I guess I was too stoopid to know how much danger we were in but looking back on that trip now--we were absolutely nuts to venture out there alone.
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Old 04-06-2015, 01:07 AM   #11
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That girlfriend was an awfully good sport. Most of the girls I took sailing in my younger days would have screamed, cried, or beaten me senseless with a winch handle if I got them in that situation.
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Old 04-06-2015, 11:37 AM   #12
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Quote:
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Ever taken water over the flight deck of a Nimitz class Carrier? It ain't no party!
Been steaming in formation in a DDG with said class carrier. Agree, not the best day underway.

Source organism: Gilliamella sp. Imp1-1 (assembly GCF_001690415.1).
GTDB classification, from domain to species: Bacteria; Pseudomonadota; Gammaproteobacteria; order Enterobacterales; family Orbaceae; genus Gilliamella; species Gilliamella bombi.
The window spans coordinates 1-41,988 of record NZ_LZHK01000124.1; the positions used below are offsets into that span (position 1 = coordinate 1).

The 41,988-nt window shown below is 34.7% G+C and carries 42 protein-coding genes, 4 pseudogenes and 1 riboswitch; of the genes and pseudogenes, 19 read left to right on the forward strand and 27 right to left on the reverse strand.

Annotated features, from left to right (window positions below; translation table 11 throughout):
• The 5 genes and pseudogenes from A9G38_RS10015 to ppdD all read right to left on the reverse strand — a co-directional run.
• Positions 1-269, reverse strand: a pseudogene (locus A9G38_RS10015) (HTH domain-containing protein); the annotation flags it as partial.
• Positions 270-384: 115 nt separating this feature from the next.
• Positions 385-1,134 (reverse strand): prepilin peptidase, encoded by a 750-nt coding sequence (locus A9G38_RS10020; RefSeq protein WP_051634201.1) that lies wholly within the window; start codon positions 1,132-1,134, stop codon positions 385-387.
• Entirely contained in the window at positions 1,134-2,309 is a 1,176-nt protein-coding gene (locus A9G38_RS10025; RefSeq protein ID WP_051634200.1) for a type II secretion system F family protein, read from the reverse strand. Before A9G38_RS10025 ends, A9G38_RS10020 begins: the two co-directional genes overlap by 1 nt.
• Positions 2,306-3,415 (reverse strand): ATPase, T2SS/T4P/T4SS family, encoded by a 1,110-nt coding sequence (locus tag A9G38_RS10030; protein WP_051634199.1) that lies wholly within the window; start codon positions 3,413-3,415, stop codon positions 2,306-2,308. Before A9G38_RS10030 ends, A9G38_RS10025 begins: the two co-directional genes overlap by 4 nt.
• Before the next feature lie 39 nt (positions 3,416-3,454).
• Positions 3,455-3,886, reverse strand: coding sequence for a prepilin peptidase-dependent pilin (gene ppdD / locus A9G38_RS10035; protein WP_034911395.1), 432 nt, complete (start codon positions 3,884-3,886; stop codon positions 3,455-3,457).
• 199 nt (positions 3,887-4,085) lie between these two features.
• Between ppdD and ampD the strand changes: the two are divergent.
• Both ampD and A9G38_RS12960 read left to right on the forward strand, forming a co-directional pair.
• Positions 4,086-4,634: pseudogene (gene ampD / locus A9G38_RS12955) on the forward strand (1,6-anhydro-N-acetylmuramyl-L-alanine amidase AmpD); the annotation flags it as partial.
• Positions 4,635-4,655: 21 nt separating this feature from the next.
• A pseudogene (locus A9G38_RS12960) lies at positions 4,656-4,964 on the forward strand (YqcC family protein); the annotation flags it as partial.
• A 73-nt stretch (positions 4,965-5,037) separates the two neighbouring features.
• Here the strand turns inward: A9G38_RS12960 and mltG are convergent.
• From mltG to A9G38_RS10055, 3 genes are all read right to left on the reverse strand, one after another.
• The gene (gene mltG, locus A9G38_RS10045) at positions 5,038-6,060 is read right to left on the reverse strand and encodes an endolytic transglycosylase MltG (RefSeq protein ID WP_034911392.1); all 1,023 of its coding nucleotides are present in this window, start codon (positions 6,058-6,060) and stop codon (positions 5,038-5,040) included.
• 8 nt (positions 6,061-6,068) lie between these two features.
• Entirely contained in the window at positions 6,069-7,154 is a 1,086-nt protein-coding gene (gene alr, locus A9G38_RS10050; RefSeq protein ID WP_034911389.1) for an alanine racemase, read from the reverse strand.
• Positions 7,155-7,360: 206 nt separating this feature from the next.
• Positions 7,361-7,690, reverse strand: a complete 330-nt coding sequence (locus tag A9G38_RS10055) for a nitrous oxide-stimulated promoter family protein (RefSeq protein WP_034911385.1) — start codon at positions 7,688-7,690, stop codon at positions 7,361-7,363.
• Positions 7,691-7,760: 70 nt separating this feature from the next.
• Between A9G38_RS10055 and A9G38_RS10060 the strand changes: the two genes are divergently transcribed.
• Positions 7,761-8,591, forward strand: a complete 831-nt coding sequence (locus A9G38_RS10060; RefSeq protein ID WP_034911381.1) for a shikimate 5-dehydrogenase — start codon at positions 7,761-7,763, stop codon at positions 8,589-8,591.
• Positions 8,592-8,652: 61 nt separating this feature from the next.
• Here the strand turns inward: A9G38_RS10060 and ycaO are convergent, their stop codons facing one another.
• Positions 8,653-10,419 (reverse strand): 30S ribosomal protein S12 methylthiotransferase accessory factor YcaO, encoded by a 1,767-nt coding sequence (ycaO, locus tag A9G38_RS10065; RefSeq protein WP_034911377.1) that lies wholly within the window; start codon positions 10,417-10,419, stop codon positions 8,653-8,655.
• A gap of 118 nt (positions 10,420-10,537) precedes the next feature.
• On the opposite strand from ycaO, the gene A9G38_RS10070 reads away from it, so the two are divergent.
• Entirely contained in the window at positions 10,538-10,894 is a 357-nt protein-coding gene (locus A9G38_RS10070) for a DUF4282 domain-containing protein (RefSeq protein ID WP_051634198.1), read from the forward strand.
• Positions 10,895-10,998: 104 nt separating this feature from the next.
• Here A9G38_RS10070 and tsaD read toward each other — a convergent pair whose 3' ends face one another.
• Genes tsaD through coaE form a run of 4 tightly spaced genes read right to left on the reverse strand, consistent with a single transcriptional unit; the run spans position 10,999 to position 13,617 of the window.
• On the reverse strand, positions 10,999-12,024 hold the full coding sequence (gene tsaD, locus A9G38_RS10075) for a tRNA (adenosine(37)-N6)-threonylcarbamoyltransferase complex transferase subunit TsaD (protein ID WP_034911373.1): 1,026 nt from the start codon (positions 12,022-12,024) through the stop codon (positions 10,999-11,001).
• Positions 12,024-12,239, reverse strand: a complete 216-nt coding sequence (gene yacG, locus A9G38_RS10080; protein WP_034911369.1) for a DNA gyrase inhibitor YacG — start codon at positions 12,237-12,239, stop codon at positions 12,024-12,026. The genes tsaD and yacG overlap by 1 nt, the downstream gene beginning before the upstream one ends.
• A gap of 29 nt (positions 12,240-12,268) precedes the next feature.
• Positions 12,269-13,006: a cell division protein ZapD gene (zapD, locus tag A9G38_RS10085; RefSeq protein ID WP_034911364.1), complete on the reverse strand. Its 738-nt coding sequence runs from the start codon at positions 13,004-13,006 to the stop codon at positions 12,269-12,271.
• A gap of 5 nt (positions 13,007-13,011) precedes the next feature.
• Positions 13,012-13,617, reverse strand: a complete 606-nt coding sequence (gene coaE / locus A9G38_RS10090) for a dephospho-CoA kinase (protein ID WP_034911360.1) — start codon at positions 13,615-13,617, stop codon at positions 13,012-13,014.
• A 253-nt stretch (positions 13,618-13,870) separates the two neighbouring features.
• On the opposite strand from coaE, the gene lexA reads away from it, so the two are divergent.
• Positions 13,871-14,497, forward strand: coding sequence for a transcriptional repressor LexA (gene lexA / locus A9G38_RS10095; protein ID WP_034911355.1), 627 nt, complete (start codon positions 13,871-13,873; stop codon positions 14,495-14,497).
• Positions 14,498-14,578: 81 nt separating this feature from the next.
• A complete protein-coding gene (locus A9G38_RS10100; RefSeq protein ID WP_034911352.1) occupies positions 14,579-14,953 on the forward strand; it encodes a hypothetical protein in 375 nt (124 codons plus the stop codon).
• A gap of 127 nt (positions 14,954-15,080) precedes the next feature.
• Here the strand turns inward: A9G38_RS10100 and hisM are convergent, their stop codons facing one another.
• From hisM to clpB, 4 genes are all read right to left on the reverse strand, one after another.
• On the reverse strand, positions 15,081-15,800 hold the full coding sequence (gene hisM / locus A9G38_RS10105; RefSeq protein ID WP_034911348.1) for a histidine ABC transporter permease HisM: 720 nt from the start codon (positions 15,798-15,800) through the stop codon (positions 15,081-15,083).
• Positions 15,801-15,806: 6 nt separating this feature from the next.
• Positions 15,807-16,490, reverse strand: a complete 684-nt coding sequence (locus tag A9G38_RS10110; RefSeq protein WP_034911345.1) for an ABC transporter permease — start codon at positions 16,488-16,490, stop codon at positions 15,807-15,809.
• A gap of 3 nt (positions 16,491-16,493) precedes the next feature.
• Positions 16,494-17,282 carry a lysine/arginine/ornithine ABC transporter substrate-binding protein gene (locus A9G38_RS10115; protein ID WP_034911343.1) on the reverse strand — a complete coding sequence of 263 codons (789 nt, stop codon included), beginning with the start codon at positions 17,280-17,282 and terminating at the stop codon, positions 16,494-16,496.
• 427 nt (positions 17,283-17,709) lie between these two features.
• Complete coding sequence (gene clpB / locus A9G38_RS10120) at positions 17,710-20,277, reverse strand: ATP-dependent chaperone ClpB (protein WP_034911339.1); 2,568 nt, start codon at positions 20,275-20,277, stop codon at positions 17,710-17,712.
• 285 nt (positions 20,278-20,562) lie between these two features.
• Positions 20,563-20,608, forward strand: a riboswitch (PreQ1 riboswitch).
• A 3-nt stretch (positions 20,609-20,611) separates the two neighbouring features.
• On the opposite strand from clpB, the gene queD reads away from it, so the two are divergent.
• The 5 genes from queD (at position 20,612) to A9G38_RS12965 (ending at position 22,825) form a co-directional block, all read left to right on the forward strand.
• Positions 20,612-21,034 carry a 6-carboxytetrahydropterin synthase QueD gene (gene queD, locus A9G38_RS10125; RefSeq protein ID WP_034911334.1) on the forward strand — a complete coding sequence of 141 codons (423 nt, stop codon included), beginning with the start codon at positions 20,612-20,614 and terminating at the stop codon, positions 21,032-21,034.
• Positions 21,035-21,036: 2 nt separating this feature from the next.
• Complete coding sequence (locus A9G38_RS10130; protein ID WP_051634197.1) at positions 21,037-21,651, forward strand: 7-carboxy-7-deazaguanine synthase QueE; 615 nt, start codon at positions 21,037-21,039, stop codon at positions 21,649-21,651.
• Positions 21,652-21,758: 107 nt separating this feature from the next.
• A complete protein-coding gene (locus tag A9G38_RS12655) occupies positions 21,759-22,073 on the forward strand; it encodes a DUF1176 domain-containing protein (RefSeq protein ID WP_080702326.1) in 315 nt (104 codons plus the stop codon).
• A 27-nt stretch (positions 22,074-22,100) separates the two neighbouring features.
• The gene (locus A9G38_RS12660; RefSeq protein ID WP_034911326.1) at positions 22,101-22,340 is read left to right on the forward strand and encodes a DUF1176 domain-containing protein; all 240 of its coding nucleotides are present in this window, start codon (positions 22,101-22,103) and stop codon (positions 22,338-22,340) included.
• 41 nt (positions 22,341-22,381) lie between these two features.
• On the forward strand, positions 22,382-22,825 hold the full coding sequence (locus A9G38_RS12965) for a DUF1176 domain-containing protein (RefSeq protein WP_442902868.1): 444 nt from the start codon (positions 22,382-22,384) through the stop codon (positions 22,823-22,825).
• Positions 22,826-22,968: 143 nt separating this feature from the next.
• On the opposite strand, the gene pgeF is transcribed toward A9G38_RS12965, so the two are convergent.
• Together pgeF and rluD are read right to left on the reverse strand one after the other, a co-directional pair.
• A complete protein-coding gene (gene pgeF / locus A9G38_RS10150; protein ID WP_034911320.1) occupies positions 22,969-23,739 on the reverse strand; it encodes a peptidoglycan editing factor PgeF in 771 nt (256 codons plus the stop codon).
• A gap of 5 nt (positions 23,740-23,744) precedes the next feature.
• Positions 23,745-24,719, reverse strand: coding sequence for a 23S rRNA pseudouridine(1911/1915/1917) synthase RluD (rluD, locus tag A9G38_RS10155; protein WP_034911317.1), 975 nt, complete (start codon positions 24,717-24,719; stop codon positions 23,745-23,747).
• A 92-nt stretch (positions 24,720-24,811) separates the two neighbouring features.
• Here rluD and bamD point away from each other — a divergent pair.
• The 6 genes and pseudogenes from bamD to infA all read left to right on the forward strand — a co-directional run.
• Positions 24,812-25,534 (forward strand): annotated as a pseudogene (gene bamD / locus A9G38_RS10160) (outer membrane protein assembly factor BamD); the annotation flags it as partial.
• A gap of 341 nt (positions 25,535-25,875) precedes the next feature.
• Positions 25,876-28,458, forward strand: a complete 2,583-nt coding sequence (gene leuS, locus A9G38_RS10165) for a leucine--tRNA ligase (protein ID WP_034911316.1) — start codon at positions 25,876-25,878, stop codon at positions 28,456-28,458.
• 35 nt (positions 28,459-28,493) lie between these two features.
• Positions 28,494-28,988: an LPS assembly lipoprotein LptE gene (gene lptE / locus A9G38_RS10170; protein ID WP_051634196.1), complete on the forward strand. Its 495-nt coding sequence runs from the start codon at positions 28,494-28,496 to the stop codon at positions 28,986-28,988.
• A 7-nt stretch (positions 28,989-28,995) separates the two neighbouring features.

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Old 04-06-2015, 11:54 AM   #13
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Been steaming in formation in a DDG with said class carrier. Agree, not the best day underway.
I was on the JFK on its initial Caribbean cruise and went through a hurricane. I have no idea where the escorts went, we could not see them.
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Old 04-06-2015, 12:02 PM   #14
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They would spread the group around the carrier, WAY OUT. No one wanted the small boys anywhere close to the bird farm.
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Old 04-06-2015, 12:17 PM   #15
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Under those conditions, the Hanger Bay is packed tighter than a can of sardines!
And very few places to view the surrounding, unless your on the bridge. Escorts were taking a beating, and looked like the were submarines most of the time.
Realize that the Flight Deck is 90 or so feet off the water line, and the bridge is another 35-40 feet higher and 300 or so feet from the bow.